The Necrophorus beetle, also known as the burying beetle or the sexton has a very strange job in nature.
When a small animals die, the smell attracts these black-and-orange beetles. After finding the carcass (most usually that of a small bird or a mouse), beetles fight amongst themselves (males fighting males, females fighting females) until the winning pair (usually the largest) remains.
If a beetle finds a carcass and has no partner, then it will wait for one. Single males do so by releasing a pheromone from the tip of their abdomens. Females can raise a brood alone, fertilizing her eggs using sperm stored from previous copulations. The carcass must be buried by the beetle(s) to get it out of the way of potential competitors, which are numerous.
The probable parent beetles begin their task. The male beetle lies on its back beneath the corpse and moves it to a certain burial site. Then with the help of the female, it digs a hole below the carcass into which the it slowly subsides. While doing so, and after removing all hair from the carcass, they cover the dead animal with antifungal and antibacterial oral and anal secretions. This slows decomposition and prevents the smell of the rotting flesh from anticipating intruders or competition.
The female lays eggs in the soil around the crypt. The larvae hatch after a few days and move into a pit in the carcass which the parents have created
When the eggs hatch, the grubs feed on meat from the scavenged body till they themselves hatch, grow and become adults. Although they are capable of feeding themselves, both parents feed the larvae in response to begging, by reguirgitating liquid food for the larvae to feed on. This speeds up the development of the larvae.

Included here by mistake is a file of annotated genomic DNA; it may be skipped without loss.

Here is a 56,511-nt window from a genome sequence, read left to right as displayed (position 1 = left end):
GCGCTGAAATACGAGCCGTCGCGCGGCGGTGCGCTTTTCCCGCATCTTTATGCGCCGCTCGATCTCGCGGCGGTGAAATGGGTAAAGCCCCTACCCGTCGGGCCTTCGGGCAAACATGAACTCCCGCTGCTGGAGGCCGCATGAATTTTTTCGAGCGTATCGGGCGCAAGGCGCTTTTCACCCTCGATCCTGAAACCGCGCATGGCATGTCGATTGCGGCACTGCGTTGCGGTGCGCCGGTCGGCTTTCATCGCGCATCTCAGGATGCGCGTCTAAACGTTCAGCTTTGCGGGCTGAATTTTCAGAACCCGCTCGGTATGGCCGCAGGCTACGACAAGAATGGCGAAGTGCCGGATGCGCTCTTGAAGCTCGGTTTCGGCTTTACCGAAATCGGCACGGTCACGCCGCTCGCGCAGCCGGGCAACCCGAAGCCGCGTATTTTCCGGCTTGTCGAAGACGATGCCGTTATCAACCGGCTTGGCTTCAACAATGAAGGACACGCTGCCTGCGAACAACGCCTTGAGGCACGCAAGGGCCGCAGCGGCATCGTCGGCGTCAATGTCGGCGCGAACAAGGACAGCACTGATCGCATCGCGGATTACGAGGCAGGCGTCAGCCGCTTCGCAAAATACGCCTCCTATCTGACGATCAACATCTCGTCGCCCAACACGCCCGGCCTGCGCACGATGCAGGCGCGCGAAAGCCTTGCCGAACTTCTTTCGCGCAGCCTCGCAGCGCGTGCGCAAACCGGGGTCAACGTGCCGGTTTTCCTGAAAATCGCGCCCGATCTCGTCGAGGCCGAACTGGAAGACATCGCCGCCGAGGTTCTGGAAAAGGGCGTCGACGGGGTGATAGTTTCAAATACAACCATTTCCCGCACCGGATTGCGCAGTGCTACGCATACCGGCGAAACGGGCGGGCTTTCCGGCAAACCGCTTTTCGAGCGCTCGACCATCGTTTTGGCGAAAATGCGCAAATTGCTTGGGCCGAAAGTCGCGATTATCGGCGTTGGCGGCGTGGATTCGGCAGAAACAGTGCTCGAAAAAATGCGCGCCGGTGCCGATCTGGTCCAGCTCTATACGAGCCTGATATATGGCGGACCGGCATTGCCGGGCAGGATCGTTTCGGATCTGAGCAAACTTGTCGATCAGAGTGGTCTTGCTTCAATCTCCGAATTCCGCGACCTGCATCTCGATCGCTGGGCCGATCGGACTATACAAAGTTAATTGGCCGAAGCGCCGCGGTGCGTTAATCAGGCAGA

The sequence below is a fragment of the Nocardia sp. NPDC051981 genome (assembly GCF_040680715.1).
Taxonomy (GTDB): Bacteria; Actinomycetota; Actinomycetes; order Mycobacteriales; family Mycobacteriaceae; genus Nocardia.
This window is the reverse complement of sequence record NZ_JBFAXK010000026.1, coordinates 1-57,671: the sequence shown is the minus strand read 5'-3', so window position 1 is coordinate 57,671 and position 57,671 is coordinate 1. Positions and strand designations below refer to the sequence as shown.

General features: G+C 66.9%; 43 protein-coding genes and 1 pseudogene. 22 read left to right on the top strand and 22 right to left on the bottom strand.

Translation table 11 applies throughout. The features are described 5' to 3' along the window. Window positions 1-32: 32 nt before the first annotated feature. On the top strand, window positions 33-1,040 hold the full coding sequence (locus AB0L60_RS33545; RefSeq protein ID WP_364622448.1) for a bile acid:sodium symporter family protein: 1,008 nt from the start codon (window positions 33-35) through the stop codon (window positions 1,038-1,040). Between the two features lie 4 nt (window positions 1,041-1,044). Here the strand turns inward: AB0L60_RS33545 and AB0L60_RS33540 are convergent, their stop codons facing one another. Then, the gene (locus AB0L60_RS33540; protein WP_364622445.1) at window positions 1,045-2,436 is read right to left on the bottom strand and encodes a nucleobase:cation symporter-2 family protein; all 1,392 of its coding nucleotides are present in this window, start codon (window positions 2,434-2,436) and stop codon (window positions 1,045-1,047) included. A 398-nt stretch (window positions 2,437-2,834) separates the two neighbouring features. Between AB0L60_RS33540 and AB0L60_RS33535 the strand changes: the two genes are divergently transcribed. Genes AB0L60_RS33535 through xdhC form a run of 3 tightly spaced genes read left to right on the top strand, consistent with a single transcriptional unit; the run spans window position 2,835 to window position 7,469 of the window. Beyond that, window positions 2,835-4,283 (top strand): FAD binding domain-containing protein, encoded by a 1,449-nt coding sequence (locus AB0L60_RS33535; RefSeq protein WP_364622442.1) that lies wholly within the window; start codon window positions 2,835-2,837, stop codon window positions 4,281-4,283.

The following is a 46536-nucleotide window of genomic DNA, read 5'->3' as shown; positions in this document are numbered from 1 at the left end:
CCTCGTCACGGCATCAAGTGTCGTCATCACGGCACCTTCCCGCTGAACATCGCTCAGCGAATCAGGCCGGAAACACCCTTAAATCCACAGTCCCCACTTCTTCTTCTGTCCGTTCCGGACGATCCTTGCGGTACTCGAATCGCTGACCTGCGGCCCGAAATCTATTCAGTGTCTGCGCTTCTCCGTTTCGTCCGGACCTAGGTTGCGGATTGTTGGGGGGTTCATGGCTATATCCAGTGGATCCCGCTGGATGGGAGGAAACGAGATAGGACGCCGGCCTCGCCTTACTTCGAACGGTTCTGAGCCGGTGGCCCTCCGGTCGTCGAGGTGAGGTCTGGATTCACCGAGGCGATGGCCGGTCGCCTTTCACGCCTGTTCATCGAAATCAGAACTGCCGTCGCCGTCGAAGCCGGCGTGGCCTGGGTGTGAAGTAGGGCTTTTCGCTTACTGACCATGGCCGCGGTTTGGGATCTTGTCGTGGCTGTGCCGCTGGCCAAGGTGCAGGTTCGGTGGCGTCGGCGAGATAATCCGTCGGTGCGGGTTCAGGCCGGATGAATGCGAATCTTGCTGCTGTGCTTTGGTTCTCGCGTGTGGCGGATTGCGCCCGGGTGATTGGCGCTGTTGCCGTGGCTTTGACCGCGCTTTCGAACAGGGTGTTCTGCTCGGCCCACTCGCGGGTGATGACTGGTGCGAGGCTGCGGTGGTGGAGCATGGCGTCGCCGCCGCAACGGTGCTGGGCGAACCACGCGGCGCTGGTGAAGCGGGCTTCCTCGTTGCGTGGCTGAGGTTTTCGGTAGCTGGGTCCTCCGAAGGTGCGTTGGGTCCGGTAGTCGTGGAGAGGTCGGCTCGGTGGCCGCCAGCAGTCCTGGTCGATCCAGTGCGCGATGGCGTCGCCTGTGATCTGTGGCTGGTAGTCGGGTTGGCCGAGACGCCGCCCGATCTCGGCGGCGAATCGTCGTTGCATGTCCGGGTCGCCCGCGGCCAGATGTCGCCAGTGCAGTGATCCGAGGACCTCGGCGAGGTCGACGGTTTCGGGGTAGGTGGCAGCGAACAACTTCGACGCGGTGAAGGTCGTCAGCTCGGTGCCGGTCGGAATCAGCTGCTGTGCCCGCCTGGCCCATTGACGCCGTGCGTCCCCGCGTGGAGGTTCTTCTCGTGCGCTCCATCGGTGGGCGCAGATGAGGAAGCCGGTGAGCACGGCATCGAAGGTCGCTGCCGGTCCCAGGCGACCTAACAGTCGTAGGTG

The burial process can take around 8 hours. Several pairs of beetles may cooperate to bury large carcasses and then raise their broods communally.
It is also thought the parent beetles can produce secretions from head glands that have anti-microbial activity, inhibiting the growth of bacteria and fungi on the vertebrate corpse.
At an early stage, the parents may seek to reduce their population by selectively killing. culling their young.
Why is this? This is so that the number of larvae is proportional or matches the size of the carcass so that sufficient food can go around. If there are too many young, then all require to be fed resulting in lesser food for each. They will be underfed and develop at a not-so-fast rate, reducing their chances of surviving to adulthood. If there are too few young, the resulting adult beetles will be large but the parents could have produced more of them. The most successful beetle parents will achieve a good balance between the size of offspring and the number produced. This unusual method of brood size regulation might be the result of the eggs being laid before the female has been able to gauge the size of the carcass and hence how many larvae it can provision.
When these larvae grow to become adult beetles, they go on to continue as nature’s undertakers!